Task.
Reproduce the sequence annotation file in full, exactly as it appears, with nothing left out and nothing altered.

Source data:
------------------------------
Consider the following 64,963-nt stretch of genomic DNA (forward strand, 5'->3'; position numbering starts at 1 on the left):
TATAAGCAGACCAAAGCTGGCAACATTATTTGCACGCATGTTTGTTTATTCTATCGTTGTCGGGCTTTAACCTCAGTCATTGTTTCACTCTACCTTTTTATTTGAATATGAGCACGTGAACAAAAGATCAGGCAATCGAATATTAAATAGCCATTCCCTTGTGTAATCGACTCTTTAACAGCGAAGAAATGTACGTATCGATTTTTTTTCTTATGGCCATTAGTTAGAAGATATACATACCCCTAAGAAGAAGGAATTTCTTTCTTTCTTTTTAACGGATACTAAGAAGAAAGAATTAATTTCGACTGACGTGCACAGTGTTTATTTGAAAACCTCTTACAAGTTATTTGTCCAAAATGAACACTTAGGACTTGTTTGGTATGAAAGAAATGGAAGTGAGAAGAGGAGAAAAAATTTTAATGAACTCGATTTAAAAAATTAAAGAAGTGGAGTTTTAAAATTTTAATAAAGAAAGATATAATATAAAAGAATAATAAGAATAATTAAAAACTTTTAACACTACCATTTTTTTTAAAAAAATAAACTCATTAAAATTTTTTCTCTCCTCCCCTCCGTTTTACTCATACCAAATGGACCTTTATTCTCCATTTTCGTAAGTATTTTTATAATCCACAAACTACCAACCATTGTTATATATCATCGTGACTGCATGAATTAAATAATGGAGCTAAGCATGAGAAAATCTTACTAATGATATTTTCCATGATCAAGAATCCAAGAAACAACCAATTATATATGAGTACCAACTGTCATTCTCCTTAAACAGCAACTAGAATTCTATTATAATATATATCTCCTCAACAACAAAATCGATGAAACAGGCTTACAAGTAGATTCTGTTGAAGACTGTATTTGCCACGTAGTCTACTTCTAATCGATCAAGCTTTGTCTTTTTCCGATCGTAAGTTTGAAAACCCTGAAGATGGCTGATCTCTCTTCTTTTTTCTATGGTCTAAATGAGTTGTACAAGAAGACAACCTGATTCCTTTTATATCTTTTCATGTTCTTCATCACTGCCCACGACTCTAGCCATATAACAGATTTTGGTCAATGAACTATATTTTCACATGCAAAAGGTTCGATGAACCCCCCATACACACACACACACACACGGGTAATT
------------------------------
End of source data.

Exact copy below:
Consider the following 64,963-nt stretch of genomic DNA (forward strand, 5'->3'; position numbering starts at 1 on the left):
TATAAGCAGACCAAAGCTGGCAACATTATTTGCACGCATGTTTGTTTATTCTATCGTTGTCGGGCTTTAACCTCAGTCATTGTTTCACTCTACCTTTTTATTTGAATATGAGCACGTGAACAAAAGATCAGGCAATCGAATATTAAATAGCCATTCCCTTGTGTAATCGACTCTTTAACAGCGAAGAAATGTACGTATCGATTTTTTTTCTTATGGCCATTAGTTAGAAGATATACATACCCCTAAGAAGAAGGAATTTCTTTCTTTCTTTTTAACGGATACTAAGAAGAAAGAATTAATTTCGACTGACGTGCACAGTGTTTATTTGAAAACCTCTTACAAGTTATTTGTCCAAAATGAACACTTAGGACTTGTTTGGTATGAAAGAAATGGAAGTGAGAAGAGGAGAAAAAATTTTAATGAACTCGATTTAAAAAATTAAAGAAGTGGAGTTTTAAAATTTTAATAAAGAAAGATATAATATAAAAGAATAATAAGAATAATTAAAAACTTTTAACACTACCATTTTTTTTAAAAAAATAAACTCATTAAAATTTTTTCTCTCCTCCCCTCCGTTTTACTCATACCAAATGGACCTTTATTCTCCATTTTCGTAAGTATTTTTATAATCCACAAACTACCAACCATTGTTATATATCATCGTGACTGCATGAATTAAATAATGGAGCTAAGCATGAGAAAATCTTACTAATGATATTTTCCATGATCAAGAATCCAAGAAACAACCAATTATATATGAGTACCAACTGTCATTCTCCTTAAACAGCAACTAGAATTCTATTATAATATATATCTCCTCAACAACAAAATCGATGAAACAGGCTTACAAGTAGATTCTGTTGAAGACTGTATTTGCCACGTAGTCTACTTCTAATCGATCAAGCTTTGTCTTTTTCCGATCGTAAGTTTGAAAACCCTGAAGATGGCTGATCTCTCTTCTTTTTTCTATGGTCTAAATGAGTTGTACAAGAAGACAACCTGATTCCTTTTATATCTTTTCATGTTCTTCATCACTGCCCACGACTCTAGCCATATAACAGATTTTGGTCAATGAACTATATTTTCACATGCAAAAGGTTCGATGAACCCCCCATACACACACACACACACACGGGTAATT